(and adults old and younger) to have a fun and memory-filled summer! Sometimes we get so wrapped up in the man-made world and all its problems that we overlook the small stuff all around us. We forget that even the lightning bugs have a great purpose in the 21st Century because they remind us of a creative God who loves us so very much that He would make the rear end of a lightning bug glow just to make us smile and give us a pleasant memory.

KEEPING A WATCH ON THE JAPANESE BEETLE POPULATION: We hope this will be a summer when they are in short supply, like they were last summer. If you see a few, there may be even more around. Check grapevine leaves and rose bushes because they usually target them first. Put out traps and bait when you first see them and if they seem to get out of control, apply Sevin spray on foliage.

THE CHIRPING AND GRINDING OF KATYDIDS AND CRICKETS: They say that you can mark time by the chirp of the crickets and mark the coming of another season by the grinding sound of the Katydid. Both are making plenty of noise every July night. The grinding sound of Katydids reminds us that even though summer has six more weeks, the Katydid is heralding the distant advent of autumn. The crickets are chirping out their approval of the advent of another season as the panorama of autumn is over the distant horizon.

THE SWAN SONG OF THE MONTH OF JULY 2016: Only two more days remain in the month of July and we will begin the month of August on Monday. With the month of August, we can expect more hot days, some mornings with the lawns loaded with heavy dews that will linger until almost noon. Another trademark of August is the arrival of morning fogs of which some may be heavy and some light that predict winter snows.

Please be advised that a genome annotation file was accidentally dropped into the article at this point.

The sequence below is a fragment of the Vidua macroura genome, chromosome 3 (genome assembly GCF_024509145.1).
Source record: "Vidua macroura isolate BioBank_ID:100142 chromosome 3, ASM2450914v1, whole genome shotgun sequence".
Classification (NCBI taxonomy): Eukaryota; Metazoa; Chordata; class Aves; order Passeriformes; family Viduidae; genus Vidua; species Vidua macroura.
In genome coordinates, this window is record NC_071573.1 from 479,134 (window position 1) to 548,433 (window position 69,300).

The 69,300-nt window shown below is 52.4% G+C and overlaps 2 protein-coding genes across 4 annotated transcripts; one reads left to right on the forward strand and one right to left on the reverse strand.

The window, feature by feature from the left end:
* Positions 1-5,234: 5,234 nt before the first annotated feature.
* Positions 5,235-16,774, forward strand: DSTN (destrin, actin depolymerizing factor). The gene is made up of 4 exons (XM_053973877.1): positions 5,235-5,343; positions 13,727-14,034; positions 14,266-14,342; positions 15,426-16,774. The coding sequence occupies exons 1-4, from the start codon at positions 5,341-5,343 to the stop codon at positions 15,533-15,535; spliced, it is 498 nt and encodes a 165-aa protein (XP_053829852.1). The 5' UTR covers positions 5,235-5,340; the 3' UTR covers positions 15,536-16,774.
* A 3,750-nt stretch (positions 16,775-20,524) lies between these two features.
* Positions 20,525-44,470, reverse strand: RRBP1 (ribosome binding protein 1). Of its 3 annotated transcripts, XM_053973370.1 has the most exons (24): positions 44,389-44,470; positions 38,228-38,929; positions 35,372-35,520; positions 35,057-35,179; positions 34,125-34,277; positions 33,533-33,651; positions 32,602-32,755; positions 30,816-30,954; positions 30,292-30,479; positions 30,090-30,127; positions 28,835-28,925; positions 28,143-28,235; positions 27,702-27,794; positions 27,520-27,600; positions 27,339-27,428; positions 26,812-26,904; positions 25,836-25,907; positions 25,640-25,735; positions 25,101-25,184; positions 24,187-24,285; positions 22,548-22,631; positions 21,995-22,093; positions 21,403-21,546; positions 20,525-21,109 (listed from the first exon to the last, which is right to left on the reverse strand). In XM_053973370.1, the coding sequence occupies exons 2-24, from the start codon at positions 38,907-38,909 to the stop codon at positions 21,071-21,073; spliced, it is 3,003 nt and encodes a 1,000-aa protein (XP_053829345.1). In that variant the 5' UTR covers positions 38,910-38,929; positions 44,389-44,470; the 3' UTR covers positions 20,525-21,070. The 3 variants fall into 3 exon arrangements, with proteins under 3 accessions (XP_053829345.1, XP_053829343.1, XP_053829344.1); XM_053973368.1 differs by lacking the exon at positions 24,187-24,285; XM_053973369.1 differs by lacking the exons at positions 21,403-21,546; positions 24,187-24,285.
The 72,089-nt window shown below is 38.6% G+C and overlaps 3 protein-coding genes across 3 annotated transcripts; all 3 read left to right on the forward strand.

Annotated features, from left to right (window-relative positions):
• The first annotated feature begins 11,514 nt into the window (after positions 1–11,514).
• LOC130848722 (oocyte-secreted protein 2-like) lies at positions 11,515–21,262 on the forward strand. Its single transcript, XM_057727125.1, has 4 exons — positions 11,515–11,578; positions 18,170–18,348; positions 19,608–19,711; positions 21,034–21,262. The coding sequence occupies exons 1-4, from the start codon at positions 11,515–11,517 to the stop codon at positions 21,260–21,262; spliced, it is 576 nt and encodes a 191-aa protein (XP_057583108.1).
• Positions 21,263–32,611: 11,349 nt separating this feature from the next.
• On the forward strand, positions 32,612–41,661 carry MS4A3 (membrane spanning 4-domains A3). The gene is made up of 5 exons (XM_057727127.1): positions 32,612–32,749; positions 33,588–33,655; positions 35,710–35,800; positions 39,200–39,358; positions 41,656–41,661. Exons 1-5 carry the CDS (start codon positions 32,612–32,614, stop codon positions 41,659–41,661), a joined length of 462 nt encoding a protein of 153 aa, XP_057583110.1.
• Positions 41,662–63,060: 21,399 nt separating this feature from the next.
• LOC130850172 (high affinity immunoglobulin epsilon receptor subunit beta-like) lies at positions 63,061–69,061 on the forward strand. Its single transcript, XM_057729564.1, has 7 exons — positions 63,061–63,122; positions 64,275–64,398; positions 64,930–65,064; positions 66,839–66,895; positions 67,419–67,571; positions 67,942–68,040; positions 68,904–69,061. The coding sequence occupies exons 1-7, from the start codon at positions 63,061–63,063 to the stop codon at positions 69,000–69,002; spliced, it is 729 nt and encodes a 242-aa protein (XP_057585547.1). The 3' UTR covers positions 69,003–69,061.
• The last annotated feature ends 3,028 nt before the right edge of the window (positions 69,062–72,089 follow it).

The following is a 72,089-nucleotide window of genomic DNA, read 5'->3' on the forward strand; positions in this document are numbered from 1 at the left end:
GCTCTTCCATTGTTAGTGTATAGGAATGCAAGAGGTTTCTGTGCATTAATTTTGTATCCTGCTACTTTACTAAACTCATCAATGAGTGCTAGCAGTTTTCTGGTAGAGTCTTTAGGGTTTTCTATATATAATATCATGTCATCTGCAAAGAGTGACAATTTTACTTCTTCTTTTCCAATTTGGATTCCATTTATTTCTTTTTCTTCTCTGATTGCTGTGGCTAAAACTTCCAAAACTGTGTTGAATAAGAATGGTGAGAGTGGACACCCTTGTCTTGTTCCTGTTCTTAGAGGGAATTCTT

USING PEAT MOSS ON LATE JULY VEGETABLE CROPS: Late July and Dog Day afternoons can cause a lot of stress on the late vegetable seed planted in the waning days of the month. Add several handfuls of peat moss and then seed and top it with another layer of peat moss and then a good layer of water from the water wand in “stream” mode before covering with soil and tamping down with the hoe blade to get them off to a foolproof start.

A TRIP TO THE BLUEBERRY FIRELDS ON A SUMMER MORNING: Fats Domino sang the song “I found my thrill on Blueberry Hill.” It may not be a thrill but a couple of buckets of blueberries are worth the effort. It takes a lot of blueberries to fill a bucket, and also a lot of patience, so leave the kids and grandkids at home. Another plus is to get up early and go to the blueberry field in the cool of the morning. When you prepare the berries for freezing, don’t run water over them but pour them into a sink of cold water and let unripened and tiny berries rise to the top. Use a tea strainer to skim them up and discard them. Place the washed berries on a dry towel for several minutes and then pour the berries into quart or pint freezer containers. Frozen berries in winter are almost as good as fresh in the summer.

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Ray Baird